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Controversy over the Existence of the World

Volume II


Roman Ingarden

Roman Ingarden (1893–1970), one of Husserl’s closest students and friends, ranks among the most eminent of the first generation of phenomenologists. His magisterial Controversy over the Existence of the World, written during the years of World War II in occupied Poland, consists of a fundamental defense of realism in phenomenology. Volume II, which follows the English translation of Volume I from 2013, provides fundamental analyses in the formal ontology of the world and consciousness as well as final arguments supporting the realist solution. Ingarden’s monumental work proves to be his greatest accomplishment, despite the fact that outside of Poland Ingarden is known rather as a theoretician of literature than an ontologist. The most important achievement of Ingarden’s ontology is an analysis of the modes of being of various types of objects – things, processes, events, purely intentional objects and ideas. The three-volume Controversy is perhaps the last great systematic work in the history of philosophy, and undoubtedly one of the most important works in 20th-century philosophical literature.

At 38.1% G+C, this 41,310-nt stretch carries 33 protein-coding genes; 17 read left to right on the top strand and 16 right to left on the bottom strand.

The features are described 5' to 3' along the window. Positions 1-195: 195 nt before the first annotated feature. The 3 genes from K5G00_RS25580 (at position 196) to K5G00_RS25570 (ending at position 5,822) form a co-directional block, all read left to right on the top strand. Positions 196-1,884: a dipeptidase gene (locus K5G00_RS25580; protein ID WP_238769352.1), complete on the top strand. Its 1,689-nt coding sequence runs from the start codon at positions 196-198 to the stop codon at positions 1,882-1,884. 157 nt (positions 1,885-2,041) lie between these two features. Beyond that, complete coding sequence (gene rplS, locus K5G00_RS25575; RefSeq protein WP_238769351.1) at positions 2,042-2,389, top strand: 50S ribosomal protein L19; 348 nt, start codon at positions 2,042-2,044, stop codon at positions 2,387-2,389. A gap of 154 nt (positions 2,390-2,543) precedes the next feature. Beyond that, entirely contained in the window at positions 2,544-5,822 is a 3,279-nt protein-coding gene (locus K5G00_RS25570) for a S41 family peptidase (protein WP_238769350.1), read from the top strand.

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§ 45. The Class Conception of the Individual Object and Its Critique

§ 45.The Class Conception of the Individual [164] Object and Its Critique


Whatever the case may be in this regard, the material would still continue to be a something whose What293 could be determined, or could at least be determined in a meaningful way, and its properties could also be clarified. Whether it turns out that there is just a single material that fills out the (material) world continuously – which the ancient Ionians divined as ὕλη – or rather that the material world consists of infinitely many “smallest particles” that occur discontinuously dispersed here and there in empty space – as is supposed to be the case according to all atomistic theories of “matter” – in either case the material would be nothing other than a primally individual object whose nature and properties would be curiously concealed “behind” the things we perceive, but which would yet be capable of being somehow apprehended. The thought then occurs that the material and its properties ought not to be contrasted as something primally individual to the something derivatively individual that is built up over it and is grounded in it, but ought rather to be contrasted as an existent “in itself” to the somehow subjectively conditioned “world-image” [Weltbild], “phenomenon” [Erscheinung], and the like. This something subjectively conditioned could then still be interpreted in two different ways: that is to say, it would be either only something qualitative, in the sense of matter I, which for some subjective reasons was built over the basis of the “existent in itself” and attained to appearance, but ˹which˺294, in accordance with [151...

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